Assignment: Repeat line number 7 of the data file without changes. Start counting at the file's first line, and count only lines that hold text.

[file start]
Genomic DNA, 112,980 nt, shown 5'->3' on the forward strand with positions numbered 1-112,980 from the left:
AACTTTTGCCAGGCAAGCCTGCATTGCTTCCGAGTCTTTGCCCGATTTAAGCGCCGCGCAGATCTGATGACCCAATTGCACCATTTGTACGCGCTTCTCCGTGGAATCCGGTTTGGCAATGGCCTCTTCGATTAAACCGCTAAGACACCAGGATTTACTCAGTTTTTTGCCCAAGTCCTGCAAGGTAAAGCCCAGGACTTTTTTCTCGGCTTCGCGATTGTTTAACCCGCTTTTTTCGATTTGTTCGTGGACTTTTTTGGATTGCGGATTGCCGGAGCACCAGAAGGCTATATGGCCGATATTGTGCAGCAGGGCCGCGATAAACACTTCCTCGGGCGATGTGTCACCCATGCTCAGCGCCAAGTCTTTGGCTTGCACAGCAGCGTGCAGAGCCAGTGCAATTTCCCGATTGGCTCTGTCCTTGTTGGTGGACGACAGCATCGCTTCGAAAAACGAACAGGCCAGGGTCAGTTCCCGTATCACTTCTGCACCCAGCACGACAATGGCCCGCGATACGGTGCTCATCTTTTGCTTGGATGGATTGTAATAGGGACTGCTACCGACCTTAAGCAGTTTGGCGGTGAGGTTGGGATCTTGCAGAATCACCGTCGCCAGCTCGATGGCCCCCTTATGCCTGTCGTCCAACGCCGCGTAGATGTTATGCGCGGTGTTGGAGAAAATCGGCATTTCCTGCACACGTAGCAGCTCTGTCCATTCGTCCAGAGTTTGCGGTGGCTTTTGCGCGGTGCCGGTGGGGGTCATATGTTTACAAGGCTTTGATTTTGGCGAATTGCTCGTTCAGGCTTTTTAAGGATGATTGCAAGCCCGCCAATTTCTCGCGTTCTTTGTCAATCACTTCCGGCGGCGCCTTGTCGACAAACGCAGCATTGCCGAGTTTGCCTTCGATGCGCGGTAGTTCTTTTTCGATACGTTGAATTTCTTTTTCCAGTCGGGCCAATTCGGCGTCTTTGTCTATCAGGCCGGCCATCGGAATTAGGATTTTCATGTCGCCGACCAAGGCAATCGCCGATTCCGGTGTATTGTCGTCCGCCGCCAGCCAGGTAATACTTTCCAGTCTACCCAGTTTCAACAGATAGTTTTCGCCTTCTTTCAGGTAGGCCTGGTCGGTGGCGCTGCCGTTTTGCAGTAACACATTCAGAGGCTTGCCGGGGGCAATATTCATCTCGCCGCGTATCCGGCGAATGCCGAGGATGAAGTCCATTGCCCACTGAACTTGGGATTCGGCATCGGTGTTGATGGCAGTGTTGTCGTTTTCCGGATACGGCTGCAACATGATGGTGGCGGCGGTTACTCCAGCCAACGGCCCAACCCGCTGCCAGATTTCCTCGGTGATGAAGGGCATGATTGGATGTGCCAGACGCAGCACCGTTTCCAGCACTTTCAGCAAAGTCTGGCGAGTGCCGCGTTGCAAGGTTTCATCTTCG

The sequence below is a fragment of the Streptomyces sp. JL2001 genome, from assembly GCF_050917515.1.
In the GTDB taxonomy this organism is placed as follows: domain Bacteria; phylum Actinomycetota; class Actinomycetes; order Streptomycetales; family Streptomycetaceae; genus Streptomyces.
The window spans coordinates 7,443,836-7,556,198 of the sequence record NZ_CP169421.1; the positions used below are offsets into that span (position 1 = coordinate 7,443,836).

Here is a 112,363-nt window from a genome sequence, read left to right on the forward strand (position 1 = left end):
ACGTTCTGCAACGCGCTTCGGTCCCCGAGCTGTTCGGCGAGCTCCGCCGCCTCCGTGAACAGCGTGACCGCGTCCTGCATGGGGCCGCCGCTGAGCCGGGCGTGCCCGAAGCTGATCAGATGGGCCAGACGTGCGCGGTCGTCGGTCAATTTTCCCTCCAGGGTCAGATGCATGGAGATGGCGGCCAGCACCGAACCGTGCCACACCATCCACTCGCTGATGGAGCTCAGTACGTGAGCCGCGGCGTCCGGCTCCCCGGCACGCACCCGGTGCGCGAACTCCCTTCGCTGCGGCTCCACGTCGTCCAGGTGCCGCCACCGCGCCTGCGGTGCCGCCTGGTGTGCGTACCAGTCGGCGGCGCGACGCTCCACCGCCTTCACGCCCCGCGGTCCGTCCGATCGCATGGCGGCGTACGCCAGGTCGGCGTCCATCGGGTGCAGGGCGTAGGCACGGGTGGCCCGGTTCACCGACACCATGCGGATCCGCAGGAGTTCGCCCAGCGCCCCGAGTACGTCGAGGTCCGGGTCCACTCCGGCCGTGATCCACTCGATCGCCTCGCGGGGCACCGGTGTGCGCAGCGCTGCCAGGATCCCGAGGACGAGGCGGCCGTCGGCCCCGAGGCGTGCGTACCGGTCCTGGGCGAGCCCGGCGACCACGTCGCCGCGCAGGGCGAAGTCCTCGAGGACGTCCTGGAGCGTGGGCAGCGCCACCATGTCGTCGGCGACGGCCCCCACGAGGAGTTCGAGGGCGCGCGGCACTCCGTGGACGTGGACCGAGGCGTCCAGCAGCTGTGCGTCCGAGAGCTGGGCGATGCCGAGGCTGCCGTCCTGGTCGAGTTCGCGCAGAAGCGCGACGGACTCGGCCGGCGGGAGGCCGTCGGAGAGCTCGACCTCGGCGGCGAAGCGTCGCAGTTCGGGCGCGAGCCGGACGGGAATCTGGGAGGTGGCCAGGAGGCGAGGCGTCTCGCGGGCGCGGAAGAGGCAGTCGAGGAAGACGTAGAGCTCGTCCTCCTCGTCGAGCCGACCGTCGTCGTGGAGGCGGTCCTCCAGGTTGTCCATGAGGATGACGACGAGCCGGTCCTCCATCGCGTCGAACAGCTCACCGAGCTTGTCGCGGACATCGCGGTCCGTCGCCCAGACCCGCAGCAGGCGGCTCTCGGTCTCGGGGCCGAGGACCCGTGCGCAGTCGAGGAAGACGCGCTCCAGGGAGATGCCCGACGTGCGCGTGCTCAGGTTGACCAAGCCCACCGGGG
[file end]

ACGTTCTGCAACGCGCTTCGGTCCCCGAGCTGTTCGGCGAGCTCCGCCGCCTCCGTGAACAGCGTGACCGCGTCCTGCATGGGGCCGCCGCTGAGCCGGGCGTGCCCGAAGCTGATCAGATGGGCCAGACGTGCGCGGTCGTCGGTCAATTTTCCCTCCAGGGTCAGATGCATGGAGATGGCGGCCAGCACCGAACCGTGCCACACCATCCACTCGCTGATGGAGCTCAGTACGTGAGCCGCGGCGTCCGGCTCCCCGGCACGCACCCGGTGCGCGAACTCCCTTCGCTGCGGCTCCACGTCGTCCAGGTGCCGCCACCGCGCCTGCGGTGCCGCCTGGTGTGCGTACCAGTCGGCGGCGCGACGCTCCACCGCCTTCACGCCCCGCGGTCCGTCCGATCGCATGGCGGCGTACGCCAGGTCGGCGTCCATCGGGTGCAGGGCGTAGGCACGGGTGGCCCGGTTCACCGACACCATGCGGATCCGCAGGAGTTCGCCCAGCGCCCCGAGTACGTCGAGGTCCGGGTCCACTCCGGCCGTGATCCACTCGATCGCCTCGCGGGGCACCGGTGTGCGCAGCGCTGCCAGGATCCCGAGGACGAGGCGGCCGTCGGCCCCGAGGCGTGCGTACCGGTCCTGGGCGAGCCCGGCGACCACGTCGCCGCGCAGGGCGAAGTCCTCGAGGACGTCCTGGAGCGTGGGCAGCGCCACCATGTCGTCGGCGACGGCCCCCACGAGGAGTTCGAGGGCGCGCGGCACTCCGTGGACGTGGACCGAGGCGTCCAGCAGCTGTGCGTCCGAGAGCTGGGCGATGCCGAGGCTGCCGTCCTGGTCGAGTTCGCGCAGAAGCGCGACGGACTCGGCCGGCGGGAGGCCGTCGGAGAGCTCGACCTCGGCGGCGAAGCGTCGCAGTTCGGGCGCGAGCCGGACGGGAATCTGGGAGGTGGCCAGGAGGCGAGGCGTCTCGCGGGCGCGGAAGAGGCAGTCGAGGAAGACGTAGAGCTCGTCCTCCTCGTCGAGCCGACCGTCGTCGTGGAGGCGGTCCTCCAGGTTGTCCATGAGGATGACGACGAGCCGGTCCTCCATCGCGTCGAACAGCTCACCGAGCTTGTCGCGGACATCGCGGTCCGTCGCCCAGACCCGCAGCAGGCGGCTCTCGGTCTCGGGGCCGAGGACCCGTGCGCAGTCGAGGAAGACGCGCTCCAGGGAGATGCCCGACGTGCGCGTGCTCAGGTTGACCAAGCCCACCGGGG